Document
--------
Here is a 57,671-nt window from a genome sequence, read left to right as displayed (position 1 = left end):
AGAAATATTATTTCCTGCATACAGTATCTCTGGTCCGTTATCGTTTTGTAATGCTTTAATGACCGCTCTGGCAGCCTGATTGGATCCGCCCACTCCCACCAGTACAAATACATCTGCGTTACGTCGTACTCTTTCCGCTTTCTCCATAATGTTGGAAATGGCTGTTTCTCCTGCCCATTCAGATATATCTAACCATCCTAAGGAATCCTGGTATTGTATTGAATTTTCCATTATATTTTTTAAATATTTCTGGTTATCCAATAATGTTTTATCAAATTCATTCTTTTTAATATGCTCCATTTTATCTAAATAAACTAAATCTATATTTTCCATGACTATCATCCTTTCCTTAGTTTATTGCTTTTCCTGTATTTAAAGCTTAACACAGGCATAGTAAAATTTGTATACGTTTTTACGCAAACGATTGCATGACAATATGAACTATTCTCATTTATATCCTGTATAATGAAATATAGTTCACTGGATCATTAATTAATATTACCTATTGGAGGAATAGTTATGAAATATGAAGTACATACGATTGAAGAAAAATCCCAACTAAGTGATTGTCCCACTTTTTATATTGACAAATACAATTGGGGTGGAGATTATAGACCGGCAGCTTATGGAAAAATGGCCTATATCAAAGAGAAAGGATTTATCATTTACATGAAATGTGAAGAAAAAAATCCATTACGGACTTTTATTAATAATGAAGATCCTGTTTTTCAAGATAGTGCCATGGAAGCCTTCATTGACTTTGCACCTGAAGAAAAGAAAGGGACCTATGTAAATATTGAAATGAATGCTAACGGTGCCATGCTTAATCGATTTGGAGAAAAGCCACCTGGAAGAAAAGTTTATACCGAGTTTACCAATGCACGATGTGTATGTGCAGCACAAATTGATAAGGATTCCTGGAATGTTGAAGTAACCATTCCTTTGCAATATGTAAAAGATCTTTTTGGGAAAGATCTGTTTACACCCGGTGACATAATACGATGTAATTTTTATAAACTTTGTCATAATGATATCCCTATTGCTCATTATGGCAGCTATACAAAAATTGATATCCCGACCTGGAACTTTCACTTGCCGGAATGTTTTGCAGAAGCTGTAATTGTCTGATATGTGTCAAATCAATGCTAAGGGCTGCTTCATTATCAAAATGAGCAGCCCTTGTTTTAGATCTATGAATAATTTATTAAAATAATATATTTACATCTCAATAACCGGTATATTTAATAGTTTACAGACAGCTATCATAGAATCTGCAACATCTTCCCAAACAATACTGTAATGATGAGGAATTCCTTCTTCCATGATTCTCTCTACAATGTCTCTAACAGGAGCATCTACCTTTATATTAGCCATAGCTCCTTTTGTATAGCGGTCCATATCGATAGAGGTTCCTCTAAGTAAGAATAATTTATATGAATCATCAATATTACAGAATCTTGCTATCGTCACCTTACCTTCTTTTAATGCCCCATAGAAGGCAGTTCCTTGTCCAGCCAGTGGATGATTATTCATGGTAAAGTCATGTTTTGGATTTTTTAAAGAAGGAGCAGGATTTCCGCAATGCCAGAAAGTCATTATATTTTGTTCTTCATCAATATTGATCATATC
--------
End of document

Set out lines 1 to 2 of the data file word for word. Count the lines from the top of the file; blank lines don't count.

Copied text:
Here is a 57,671-nt window from a genome sequence, read left to right as displayed (position 1 = left end):
AGAAATATTATTTCCTGCATACAGTATCTCTGGTCCGTTATCGTTTTGTAATGCTTTAATGACCGCTCTGGCAGCCTGATTGGATCCGCCCACTCCCACCAGTACAAATACATCTGCGTTACGTCGTACTCTTTCCGCTTTCTCCATAATGTTGGAAATGGCTGTTTCTCCTGCCCATTCAGATATATCTAACCATCCTAAGGAATCCTGGTATTGTATTGAATTTTCCATTATATTTTTTAAATATTTCTGGTTATCCAATAATGTTTTATCAAATTCATTCTTTTTAATATGCTCCATTTTATCTAAATAAACTAAATCTATATTTTCCATGACTATCATCCTTTCCTTAGTTTATTGCTTTTCCTGTATTTAAAGCTTAACACAGGCATAGTAAAATTTGTATACGTTTTTACGCAAACGATTGCATGACAATATGAACTATTCTCATTTATATCCTGTATAATGAAATATAGTTCACTGGATCATTAATTAATATTACCTATTGGAGGAATAGTTATGAAATATGAAGTACATACGATTGAAGAAAAATCCCAACTAAGTGATTGTCCCACTTTTTATATTGACAAATACAATTGGGGTGGAGATTATAGACCGGCAGCTTATGGAAAAATGGCCTATATCAAAGAGAAAGGATTTATCATTTACATGAAATGTGAAGAAAAAAATCCATTACGGACTTTTATTAATAATGAAGATCCTGTTTTTCAAGATAGTGCCATGGAAGCCTTCATTGACTTTGCACCTGAAGAAAAGAAAGGGACCTATGTAAATATTGAAATGAATGCTAACGGTGCCATGCTTAATCGATTTGGAGAAAAGCCACCTGGAAGAAAAGTTTATACCGAGTTTACCAATGCACGATGTGTATGTGCAGCACAAATTGATAAGGATTCCTGGAATGTTGAAGTAACCATTCCTTTGCAATATGTAAAAGATCTTTTTGGGAAAGATCTGTTTACACCCGGTGACATAATACGATGTAATTTTTATAAACTTTGTCATAATGATATCCCTATTGCTCATTATGGCAGCTATACAAAAATTGATATCCCGACCTGGAACTTTCACTTGCCGGAATGTTTTGCAGAAGCTGTAATTGTCTGATATGTGTCAAATCAATGCTAAGGGCTGCTTCATTATCAAAATGAGCAGCCCTTGTTTTAGATCTATGAATAATTTATTAAAATAATATATTTACATCTCAATAACCGGTATATTTAATAGTTTACAGACAGCTATCATAGAATCTGCAACATCTTCCCAAACAATACTGTAATGATGAGGAATTCCTTCTTCCATGATTCTCTCTACAATGTCTCTAACAGGAGCATCTACCTTTATATTAGCCATAGCTCCTTTTGTATAGCGGTCCATATCGATAGAGGTTCCTCTAAGTAAGAATAATTTATATGAATCATCAATATTACAGAATCTTGCTATCGTCACCTTACCTTCTTTTAATGCCCCATAGAAGGCAGTTCCTTGTCCAGCCAGTGGATGATTATTCATGGTAAAGTCATGTTTTGGATTTTTTAAAGAAGGAGCAGGATTTCCGCAATGCCAGAAAGTCATTATATTTTGTTCTTCATCAATATTGATCATATC